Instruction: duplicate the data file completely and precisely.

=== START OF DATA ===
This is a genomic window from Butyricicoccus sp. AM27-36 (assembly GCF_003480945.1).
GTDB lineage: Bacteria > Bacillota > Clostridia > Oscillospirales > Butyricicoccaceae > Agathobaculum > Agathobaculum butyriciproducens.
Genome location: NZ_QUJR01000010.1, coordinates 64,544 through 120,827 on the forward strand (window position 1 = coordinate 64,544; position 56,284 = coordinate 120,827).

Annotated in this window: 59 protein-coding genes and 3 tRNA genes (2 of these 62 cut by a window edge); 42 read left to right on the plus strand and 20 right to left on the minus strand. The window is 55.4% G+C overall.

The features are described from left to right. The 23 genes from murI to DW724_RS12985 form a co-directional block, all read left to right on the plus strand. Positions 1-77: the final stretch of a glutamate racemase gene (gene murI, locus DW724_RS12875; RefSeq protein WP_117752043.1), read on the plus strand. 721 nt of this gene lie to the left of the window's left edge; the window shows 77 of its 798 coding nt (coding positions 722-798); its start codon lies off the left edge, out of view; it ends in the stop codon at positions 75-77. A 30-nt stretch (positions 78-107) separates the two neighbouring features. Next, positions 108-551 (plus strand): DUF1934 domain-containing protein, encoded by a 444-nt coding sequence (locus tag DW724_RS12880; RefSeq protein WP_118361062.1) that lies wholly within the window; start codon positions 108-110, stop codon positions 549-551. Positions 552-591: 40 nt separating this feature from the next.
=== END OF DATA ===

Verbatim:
This is a genomic window from Butyricicoccus sp. AM27-36 (assembly GCF_003480945.1).
GTDB lineage: Bacteria > Bacillota > Clostridia > Oscillospirales > Butyricicoccaceae > Agathobaculum > Agathobaculum butyriciproducens.
Genome location: NZ_QUJR01000010.1, coordinates 64,544 through 120,827 on the forward strand (window position 1 = coordinate 64,544; position 56,284 = coordinate 120,827).

Annotated in this window: 59 protein-coding genes and 3 tRNA genes (2 of these 62 cut by a window edge); 42 read left to right on the plus strand and 20 right to left on the minus strand. The window is 55.4% G+C overall.

The features are described from left to right. The 23 genes from murI to DW724_RS12985 form a co-directional block, all read left to right on the plus strand. Positions 1-77: the final stretch of a glutamate racemase gene (gene murI, locus DW724_RS12875; RefSeq protein WP_117752043.1), read on the plus strand. 721 nt of this gene lie to the left of the window's left edge; the window shows 77 of its 798 coding nt (coding positions 722-798); its start codon lies off the left edge, out of view; it ends in the stop codon at positions 75-77. A 30-nt stretch (positions 78-107) separates the two neighbouring features. Next, positions 108-551 (plus strand): DUF1934 domain-containing protein, encoded by a 444-nt coding sequence (locus tag DW724_RS12880; RefSeq protein WP_118361062.1) that lies wholly within the window; start codon positions 108-110, stop codon positions 549-551. Positions 552-591: 40 nt separating this feature from the next.